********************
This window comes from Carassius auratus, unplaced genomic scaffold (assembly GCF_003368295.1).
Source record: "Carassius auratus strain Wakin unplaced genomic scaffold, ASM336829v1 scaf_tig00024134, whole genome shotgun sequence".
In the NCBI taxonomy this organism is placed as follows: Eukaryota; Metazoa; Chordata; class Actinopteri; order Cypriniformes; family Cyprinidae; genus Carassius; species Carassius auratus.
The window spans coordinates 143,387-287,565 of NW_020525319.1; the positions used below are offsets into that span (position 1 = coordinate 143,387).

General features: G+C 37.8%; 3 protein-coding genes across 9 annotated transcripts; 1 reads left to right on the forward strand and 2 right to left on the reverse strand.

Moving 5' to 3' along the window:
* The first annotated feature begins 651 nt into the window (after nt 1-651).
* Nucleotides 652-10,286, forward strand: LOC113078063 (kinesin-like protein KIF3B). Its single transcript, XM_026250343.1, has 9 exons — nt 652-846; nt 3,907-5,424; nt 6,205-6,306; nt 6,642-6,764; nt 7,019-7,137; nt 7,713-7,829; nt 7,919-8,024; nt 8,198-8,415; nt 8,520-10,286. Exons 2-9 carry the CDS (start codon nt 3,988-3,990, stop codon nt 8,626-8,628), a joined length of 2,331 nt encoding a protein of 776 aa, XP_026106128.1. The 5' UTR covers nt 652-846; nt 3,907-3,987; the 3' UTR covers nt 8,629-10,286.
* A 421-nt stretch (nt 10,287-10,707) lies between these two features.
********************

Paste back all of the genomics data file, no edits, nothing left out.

This window comes from Carassius auratus, unplaced genomic scaffold (assembly GCF_003368295.1).
Source record: "Carassius auratus strain Wakin unplaced genomic scaffold, ASM336829v1 scaf_tig00024134, whole genome shotgun sequence".
In the NCBI taxonomy this organism is placed as follows: Eukaryota; Metazoa; Chordata; class Actinopteri; order Cypriniformes; family Cyprinidae; genus Carassius; species Carassius auratus.
The window spans coordinates 143,387-287,565 of NW_020525319.1; the positions used below are offsets into that span (position 1 = coordinate 143,387).

General features: G+C 37.8%; 3 protein-coding genes across 9 annotated transcripts; 1 reads left to right on the forward strand and 2 right to left on the reverse strand.

Moving 5' to 3' along the window:
* The first annotated feature begins 651 nt into the window (after nt 1-651).
* Nucleotides 652-10,286, forward strand: LOC113078063 (kinesin-like protein KIF3B). Its single transcript, XM_026250343.1, has 9 exons — nt 652-846; nt 3,907-5,424; nt 6,205-6,306; nt 6,642-6,764; nt 7,019-7,137; nt 7,713-7,829; nt 7,919-8,024; nt 8,198-8,415; nt 8,520-10,286. Exons 2-9 carry the CDS (start codon nt 3,988-3,990, stop codon nt 8,626-8,628), a joined length of 2,331 nt encoding a protein of 776 aa, XP_026106128.1. The 5' UTR covers nt 652-846; nt 3,907-3,987; the 3' UTR covers nt 8,629-10,286.
* A 421-nt stretch (nt 10,287-10,707) lies between these two features.